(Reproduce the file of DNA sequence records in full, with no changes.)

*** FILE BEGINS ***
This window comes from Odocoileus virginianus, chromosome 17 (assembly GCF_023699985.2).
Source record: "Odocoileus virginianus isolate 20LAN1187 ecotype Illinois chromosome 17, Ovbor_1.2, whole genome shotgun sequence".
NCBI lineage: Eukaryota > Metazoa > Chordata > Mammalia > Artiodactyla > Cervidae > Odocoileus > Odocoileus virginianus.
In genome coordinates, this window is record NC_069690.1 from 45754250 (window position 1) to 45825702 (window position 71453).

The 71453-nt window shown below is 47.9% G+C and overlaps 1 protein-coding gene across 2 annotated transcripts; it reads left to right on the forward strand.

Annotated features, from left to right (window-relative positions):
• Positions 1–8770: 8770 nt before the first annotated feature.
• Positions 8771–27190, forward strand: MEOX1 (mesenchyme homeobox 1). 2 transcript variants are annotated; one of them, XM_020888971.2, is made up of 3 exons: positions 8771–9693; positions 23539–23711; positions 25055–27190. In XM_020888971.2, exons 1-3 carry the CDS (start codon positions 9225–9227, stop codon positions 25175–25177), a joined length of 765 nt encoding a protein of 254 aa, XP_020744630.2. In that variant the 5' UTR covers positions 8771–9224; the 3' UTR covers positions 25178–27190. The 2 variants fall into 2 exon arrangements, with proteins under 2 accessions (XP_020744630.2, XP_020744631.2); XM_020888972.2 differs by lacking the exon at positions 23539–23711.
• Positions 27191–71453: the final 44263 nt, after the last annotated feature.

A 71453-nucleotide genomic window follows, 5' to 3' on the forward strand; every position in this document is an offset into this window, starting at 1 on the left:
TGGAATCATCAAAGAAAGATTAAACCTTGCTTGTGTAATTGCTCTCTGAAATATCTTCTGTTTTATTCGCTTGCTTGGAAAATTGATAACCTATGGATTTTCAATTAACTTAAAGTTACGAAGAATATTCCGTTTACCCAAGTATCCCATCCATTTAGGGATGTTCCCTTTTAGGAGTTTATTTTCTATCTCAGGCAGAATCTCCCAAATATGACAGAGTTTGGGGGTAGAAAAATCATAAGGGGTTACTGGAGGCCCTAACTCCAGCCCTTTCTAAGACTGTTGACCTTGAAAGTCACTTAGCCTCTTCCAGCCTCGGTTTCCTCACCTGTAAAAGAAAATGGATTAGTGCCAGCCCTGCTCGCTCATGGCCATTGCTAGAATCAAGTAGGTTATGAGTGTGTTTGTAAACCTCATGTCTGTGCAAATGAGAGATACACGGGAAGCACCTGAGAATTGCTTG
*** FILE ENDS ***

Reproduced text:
This window comes from Odocoileus virginianus, chromosome 17 (assembly GCF_023699985.2).
Source record: "Odocoileus virginianus isolate 20LAN1187 ecotype Illinois chromosome 17, Ovbor_1.2, whole genome shotgun sequence".
NCBI lineage: Eukaryota > Metazoa > Chordata > Mammalia > Artiodactyla > Cervidae > Odocoileus > Odocoileus virginianus.
In genome coordinates, this window is record NC_069690.1 from 45754250 (window position 1) to 45825702 (window position 71453).

The 71453-nt window shown below is 47.9% G+C and overlaps 1 protein-coding gene across 2 annotated transcripts; it reads left to right on the forward strand.

Annotated features, from left to right (window-relative positions):
• Positions 1–8770: 8770 nt before the first annotated feature.
• Positions 8771–27190, forward strand: MEOX1 (mesenchyme homeobox 1). 2 transcript variants are annotated; one of them, XM_020888971.2, is made up of 3 exons: positions 8771–9693; positions 23539–23711; positions 25055–27190. In XM_020888971.2, exons 1-3 carry the CDS (start codon positions 9225–9227, stop codon positions 25175–25177), a joined length of 765 nt encoding a protein of 254 aa, XP_020744630.2. In that variant the 5' UTR covers positions 8771–9224; the 3' UTR covers positions 25178–27190. The 2 variants fall into 2 exon arrangements, with proteins under 2 accessions (XP_020744630.2, XP_020744631.2); XM_020888972.2 differs by lacking the exon at positions 23539–23711.
• Positions 27191–71453: the final 44263 nt, after the last annotated feature.

A 71453-nucleotide genomic window follows, 5' to 3' on the forward strand; every position in this document is an offset into this window, starting at 1 on the left:
TGGAATCATCAAAGAAAGATTAAACCTTGCTTGTGTAATTGCTCTCTGAAATATCTTCTGTTTTATTCGCTTGCTTGGAAAATTGATAACCTATGGATTTTCAATTAACTTAAAGTTACGAAGAATATTCCGTTTACCCAAGTATCCCATCCATTTAGGGATGTTCCCTTTTAGGAGTTTATTTTCTATCTCAGGCAGAATCTCCCAAATATGACAGAGTTTGGGGGTAGAAAAATCATAAGGGGTTACTGGAGGCCCTAACTCCAGCCCTTTCTAAGACTGTTGACCTTGAAAGTCACTTAGCCTCTTCCAGCCTCGGTTTCCTCACCTGTAAAAGAAAATGGATTAGTGCCAGCCCTGCTCGCTCATGGCCATTGCTAGAATCAAGTAGGTTATGAGTGTGTTTGTAAACCTCATGTCTGTGCAAATGAGAGATACACGGGAAGCACCTGAGAATTGCTTG